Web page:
Sunday, December 6, 2009

Advent 2

Sermon on Luke 21:25-36
For Lamb of God Lutheran Church, Pleasant Prairie, WI
December 6, 2009 (The Second Sunday in Advent)

The signs of the end times which Jesus lists in today’s Gospel are pretty serious. Some might even call them horrifying. “And there will be signs in the sun, in the moon, and in the stars; and on earth distress of nations, with perplexity, the sea and the waves roaring; men’s hearts failing them from fear and the expectation of those things which are coming on the earth, for the powers of the heavens will be shaken.” It doesn’t conjure up a pretty picture to my mind. In fact, Jesus describes the reaction of most of the world to these events rather vividly: “men’s hearts failing them from fear and the expectation of those things which are coming on the earth.” And, of course, the reminders that this old world is slated for destruction are not a pleasant thing to contemplate. In addition to the fact that these signs are unpleasant in themselves, they are also reminders that “security,” which is probably the biggest buzzword to sum up this entire decade since 2001, is only an illusion as long as we live in a world that’s been infected by sin, despite how we would like to think of ourselves as safe and secure, despite whatever steps we may take or what steps the government takes on our behalf. And that’s not a comfortable thought. The idea that no matter what we do or what the government does, we will never be truly safe from death or disaster, is not something most people like to contemplate.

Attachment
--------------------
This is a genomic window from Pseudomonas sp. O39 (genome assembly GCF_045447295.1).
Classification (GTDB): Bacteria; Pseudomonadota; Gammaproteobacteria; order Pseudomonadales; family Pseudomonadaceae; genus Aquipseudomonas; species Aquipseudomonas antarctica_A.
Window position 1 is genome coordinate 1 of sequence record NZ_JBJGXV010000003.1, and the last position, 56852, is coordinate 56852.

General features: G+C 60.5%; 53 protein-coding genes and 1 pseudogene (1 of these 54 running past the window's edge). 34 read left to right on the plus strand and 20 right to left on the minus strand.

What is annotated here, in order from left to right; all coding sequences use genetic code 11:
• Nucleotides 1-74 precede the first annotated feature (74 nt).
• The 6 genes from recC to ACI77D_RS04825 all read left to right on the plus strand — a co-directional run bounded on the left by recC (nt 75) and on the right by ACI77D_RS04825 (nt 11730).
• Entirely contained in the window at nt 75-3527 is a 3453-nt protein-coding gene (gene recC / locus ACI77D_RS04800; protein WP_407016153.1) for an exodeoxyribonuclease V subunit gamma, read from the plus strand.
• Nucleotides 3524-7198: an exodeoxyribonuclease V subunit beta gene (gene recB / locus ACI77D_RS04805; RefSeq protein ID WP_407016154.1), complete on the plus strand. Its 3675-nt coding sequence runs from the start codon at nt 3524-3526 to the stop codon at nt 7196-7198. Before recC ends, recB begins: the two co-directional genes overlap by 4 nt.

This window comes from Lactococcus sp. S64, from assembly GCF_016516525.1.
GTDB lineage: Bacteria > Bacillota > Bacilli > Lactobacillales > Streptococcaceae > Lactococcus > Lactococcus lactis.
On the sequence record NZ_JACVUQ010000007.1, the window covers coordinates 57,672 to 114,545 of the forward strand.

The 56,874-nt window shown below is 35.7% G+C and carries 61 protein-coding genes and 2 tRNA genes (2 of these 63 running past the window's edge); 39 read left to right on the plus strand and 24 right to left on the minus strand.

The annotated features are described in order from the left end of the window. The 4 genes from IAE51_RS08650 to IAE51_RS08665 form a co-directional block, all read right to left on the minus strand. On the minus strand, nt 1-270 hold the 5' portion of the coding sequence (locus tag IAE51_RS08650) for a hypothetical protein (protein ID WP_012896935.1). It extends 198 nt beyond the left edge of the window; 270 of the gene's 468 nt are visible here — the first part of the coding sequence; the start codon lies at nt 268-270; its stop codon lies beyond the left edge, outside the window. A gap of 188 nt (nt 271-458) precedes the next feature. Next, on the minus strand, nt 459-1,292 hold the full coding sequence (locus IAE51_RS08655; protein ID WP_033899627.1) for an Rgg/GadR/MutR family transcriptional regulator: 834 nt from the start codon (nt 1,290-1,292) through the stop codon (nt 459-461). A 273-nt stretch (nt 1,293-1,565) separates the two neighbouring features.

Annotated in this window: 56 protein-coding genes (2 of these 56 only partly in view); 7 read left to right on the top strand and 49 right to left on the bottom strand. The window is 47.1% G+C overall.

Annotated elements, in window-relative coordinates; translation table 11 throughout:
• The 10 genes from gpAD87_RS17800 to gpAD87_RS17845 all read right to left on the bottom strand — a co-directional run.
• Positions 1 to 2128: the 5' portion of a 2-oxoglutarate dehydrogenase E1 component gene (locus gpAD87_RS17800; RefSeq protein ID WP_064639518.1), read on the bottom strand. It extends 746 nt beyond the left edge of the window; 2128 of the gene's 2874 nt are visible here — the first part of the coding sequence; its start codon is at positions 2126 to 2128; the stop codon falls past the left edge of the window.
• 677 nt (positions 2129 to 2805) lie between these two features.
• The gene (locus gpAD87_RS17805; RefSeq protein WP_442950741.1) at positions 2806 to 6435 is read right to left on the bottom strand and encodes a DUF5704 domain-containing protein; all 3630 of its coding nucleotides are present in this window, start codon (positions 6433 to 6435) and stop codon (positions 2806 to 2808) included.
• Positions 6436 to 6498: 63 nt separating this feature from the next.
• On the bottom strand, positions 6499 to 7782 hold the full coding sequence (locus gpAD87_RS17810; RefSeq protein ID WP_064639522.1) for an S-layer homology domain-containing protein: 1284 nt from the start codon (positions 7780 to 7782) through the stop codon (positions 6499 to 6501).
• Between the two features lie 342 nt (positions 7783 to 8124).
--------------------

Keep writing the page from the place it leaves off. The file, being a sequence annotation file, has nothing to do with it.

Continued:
And what comes after death is something that most people are even less equipped to handle. Facing the Judge who will hold them accountable for their actions is not something people appreciate having to deal with. It’s something that man by nature dreads. It’s something that our own old sinful natures dread. We haven’t been righteous. And we know it. Even our best attempts to please God are against the First Commandment because they come from us and not from Him. And so the reminders that this old world is headed to destruction are not something we like to contemplate. We’d rather wrap ourselves in as much “security” as we possibly can. Because as far as the old self goes, the alternative is death and judgment, panic and chaos. We want the illusion of safety, not just because of the potential of terrorism, but because we don’t want to face the judgment and would rather pretend we can ward it off by making ourselves as “secure” as possible.

And so it sounds a little bizarre when Jesus says a couple of verses later on, “Now when these things begin to happen, look up and lift up your heads, because your redemption draws near.” In the context of all the death and destruction and chaos that results from sin and warns us of the eventual doom of this old world, the idea that such things are a hopeful sign which should cause us eager anticipation, is more than a little perverse, from a human standpoint. And of course, Jesus isn’t saying we should take a twisted delight in wars or rumors of wars; even when necessary such things are murderous, bloody events which remind us daily just how far man has strayed from his creator. And we definitely shouldn’t take a perverse delight in natural disasters or the other symptoms of the impending destruction of this old world. None of these things in themselves are causes for rejoicing. Instead they are causes for compassion for the victims caught up in such things.

But in light of the Christian faith, they are reminders to us that “our redemption draws near.” And that is a cause for rejoicing for those who are in Christ, because it is a reminder that we will inherit a new heavens and a new earth that are not corrupted by this old world sins, where death is no more, and war and disease and disasters are no longer a possibility. That’s why Jesus uses the budding of trees in springtime as an illustration of what looks to the world like wintry chaos and judgment. The end of this old world signifies the beginning of eternal life.